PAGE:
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The descendants of a Jewish art collector sued the Guggenheim collection this week over a Picasso painting. The Adler family heirs seek the return of Picasso’s Woman Ironing, along with compensation.

The Adler/Jacobi family fled Germany in 1938 as the Nazi party rose to power. Like many Jewish families, they were forced to sell their art at a loss in order to escape religious persecution.

The descendants state the Picasso painting is worth over $200 million today. Several prominent Jewish charities support the lawsuit against the Guggenheim.

This is not the first time descendants of Jewish art collectors have sought recompense for their suffering. In fact, the Holocaust Expropriated Art Recovery (Hear) Act of 2016 allows claimants in Nazi loot cases to seek recovery of works within six years of becoming aware that they have a claim.

The Adlers’ great-great grandson, states his family “was forced to sell the painting for well below its actual value. Adler would not have disposed of the painting at the time and price that he did, but for the Nazi persecution to which he and his family had been, and would continue to be, subjected.”

The fight for Jewish art repatriation echoes today’s cries for reparations for descendants of enslaved people. While Germany provides reparations, the United States still has not offered financial recompense to descendants of enslaved people.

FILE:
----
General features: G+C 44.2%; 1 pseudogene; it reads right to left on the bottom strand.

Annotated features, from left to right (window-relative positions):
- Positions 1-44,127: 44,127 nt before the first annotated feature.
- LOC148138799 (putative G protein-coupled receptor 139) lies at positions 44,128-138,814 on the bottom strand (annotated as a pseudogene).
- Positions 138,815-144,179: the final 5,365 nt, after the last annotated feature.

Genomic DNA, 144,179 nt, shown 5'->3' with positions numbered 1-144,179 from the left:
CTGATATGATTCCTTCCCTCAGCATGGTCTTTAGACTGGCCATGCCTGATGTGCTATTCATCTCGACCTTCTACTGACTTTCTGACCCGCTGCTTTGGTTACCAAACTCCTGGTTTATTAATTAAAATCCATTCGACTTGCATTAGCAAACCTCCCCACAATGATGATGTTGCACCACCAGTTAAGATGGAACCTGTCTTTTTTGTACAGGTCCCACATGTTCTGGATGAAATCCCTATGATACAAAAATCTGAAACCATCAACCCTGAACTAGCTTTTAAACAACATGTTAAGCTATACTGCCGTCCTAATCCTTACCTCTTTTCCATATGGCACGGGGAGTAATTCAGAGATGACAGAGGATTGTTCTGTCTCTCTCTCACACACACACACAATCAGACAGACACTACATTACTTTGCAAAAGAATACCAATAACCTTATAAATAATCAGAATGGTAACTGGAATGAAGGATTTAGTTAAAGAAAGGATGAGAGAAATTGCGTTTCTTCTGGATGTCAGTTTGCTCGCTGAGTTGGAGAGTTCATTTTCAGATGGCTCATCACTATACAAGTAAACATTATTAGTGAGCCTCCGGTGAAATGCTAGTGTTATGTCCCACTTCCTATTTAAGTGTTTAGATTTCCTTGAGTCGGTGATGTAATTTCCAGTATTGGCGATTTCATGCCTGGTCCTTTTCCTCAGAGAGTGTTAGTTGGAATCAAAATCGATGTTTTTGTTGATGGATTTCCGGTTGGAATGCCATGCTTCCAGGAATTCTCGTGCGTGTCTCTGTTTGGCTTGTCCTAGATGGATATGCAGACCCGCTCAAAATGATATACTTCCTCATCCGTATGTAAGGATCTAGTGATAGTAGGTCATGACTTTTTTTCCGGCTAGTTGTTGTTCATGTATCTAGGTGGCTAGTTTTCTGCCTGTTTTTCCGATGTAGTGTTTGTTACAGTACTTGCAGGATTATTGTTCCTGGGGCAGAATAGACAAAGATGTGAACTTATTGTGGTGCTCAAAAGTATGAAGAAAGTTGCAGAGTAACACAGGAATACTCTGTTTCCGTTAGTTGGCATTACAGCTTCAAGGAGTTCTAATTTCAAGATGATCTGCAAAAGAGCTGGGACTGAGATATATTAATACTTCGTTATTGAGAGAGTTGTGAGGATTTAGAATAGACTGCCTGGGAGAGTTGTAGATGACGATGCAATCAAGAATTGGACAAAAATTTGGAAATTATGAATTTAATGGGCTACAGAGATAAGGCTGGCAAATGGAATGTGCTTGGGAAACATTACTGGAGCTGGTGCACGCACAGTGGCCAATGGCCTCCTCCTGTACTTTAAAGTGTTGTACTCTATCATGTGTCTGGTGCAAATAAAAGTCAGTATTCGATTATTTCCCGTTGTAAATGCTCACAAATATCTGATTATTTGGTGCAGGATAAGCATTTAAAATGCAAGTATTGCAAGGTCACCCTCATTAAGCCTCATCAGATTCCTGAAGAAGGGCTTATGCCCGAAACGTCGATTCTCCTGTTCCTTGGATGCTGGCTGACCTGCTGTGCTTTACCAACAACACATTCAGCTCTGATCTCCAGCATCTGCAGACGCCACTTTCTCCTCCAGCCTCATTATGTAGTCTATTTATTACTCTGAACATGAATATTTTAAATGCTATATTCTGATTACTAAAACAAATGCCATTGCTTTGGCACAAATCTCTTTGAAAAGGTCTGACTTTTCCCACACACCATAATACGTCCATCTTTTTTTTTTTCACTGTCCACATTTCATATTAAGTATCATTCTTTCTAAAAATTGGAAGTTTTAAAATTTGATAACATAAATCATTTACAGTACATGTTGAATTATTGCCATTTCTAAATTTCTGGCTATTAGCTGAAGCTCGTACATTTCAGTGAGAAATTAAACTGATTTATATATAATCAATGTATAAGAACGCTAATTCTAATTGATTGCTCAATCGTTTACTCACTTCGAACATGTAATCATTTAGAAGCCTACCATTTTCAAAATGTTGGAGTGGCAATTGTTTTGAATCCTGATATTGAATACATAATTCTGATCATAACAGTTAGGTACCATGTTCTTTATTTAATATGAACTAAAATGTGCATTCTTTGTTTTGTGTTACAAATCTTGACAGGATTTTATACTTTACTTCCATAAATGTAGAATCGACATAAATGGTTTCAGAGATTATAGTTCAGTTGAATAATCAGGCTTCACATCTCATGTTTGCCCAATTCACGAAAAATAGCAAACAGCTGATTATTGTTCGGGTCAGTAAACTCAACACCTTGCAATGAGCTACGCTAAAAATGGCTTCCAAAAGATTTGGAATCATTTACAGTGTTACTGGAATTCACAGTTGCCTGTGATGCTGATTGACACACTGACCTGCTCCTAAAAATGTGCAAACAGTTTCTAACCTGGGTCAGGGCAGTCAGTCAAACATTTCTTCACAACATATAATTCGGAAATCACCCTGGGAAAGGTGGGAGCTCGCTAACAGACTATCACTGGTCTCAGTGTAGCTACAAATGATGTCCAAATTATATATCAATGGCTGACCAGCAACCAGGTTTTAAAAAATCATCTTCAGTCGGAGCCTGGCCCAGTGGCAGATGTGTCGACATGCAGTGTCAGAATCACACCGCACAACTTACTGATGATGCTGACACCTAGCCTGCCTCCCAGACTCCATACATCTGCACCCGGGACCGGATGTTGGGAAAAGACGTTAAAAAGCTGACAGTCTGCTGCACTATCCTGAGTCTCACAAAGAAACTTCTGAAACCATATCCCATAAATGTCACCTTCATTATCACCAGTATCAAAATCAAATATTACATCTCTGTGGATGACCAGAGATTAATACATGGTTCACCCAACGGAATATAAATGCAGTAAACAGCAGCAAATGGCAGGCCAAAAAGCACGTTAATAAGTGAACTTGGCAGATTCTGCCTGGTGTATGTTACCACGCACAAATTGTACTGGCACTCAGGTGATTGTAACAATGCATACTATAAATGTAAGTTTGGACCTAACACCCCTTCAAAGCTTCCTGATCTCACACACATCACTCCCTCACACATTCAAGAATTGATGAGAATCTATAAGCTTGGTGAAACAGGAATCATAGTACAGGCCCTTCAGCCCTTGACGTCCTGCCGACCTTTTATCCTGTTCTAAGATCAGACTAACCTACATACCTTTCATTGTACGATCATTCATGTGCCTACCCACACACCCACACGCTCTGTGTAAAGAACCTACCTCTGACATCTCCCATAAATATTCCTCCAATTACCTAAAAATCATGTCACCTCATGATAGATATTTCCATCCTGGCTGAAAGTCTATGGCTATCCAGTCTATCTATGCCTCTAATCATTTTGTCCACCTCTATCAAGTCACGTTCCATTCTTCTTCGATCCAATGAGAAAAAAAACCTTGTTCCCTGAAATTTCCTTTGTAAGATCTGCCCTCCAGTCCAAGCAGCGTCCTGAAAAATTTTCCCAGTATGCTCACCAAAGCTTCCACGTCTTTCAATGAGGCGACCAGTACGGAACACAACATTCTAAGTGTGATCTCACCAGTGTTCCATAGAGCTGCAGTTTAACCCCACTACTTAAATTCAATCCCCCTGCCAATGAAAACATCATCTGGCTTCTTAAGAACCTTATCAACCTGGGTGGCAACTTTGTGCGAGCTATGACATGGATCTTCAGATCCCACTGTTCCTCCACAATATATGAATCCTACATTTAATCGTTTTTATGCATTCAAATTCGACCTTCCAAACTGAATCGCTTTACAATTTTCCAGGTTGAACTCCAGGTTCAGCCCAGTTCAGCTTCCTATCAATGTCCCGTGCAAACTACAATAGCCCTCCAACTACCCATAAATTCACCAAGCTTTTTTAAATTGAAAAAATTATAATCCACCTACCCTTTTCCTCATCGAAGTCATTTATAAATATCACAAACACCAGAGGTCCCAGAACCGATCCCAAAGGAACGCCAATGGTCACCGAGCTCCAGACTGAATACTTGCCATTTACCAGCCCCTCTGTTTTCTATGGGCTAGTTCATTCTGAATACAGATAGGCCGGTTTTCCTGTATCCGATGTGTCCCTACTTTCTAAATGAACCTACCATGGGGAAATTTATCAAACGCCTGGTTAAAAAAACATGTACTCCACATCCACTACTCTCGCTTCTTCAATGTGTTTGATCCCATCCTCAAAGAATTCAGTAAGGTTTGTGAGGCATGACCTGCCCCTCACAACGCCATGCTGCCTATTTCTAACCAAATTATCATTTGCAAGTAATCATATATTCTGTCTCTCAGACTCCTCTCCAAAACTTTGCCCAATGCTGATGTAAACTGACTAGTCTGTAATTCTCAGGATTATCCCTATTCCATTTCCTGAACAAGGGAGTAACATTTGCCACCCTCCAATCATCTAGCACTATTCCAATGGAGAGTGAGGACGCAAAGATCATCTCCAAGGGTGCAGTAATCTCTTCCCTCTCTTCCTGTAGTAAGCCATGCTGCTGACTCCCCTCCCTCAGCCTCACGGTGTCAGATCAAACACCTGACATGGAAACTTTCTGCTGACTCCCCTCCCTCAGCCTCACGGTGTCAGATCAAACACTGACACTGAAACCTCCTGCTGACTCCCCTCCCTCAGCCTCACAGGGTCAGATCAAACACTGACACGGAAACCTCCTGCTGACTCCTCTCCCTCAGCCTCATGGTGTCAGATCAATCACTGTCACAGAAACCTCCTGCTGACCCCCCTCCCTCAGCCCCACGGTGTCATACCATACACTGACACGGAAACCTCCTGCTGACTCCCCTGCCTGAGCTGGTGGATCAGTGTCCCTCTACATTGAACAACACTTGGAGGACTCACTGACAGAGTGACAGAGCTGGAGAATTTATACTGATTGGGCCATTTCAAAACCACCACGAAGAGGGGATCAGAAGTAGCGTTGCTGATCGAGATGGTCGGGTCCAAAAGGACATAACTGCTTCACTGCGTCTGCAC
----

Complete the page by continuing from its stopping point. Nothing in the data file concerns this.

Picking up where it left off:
According to the Brookings Policy Institute, “In 1861, the value placed on cotton produced by enslaved Blacks was $250 million. Slavery enriched white slave owners and their descendants, and it fueled the country’s economy while suppressing wealth building for the enslaved.” 

Meanwhile, the racial wealth gap between White and Black families only continues to grow. While art repatriation for Jewish citizens is common, Black communities are still waiting for their justice.

In Germany in the 1930s, Jewish emigrants endured the “flight tax,” which taxed their assets. Thus many families sold all their worldly possessions, including art. 

The Adlers sold Woman Ironing for a measly $1500 to Justin Thannhauser, a German collector who became known for buying art from fleeing Jewish families. He often loaned or sold the art to major collections around the world, while not always crediting the original owners.

Museums across the United States have tread lightly on displaying art from Nazi-era Europe. In New York, laws require museums to display information on pieces that “changed hands due to theft, seizure, confiscation, forced sale or other involuntary means” as a result of Nazi persecution. 

Other museums have settled with the original owners after litigation by one or both parties. The Guggenheim, for its part, stated it “has conducted expansive research and a detailed inquiry in response to this claim, engaged in dialogue with claimants’ counsel over the course of several years, and believes the claim to be without merit.”

Erika Stone is a graduate student in the Master of Social Work program at the University of Oklahoma, and a graduate assistant at Schusterman Library. A Chess Memorial Scholar, she has a B.A. in Psychology...

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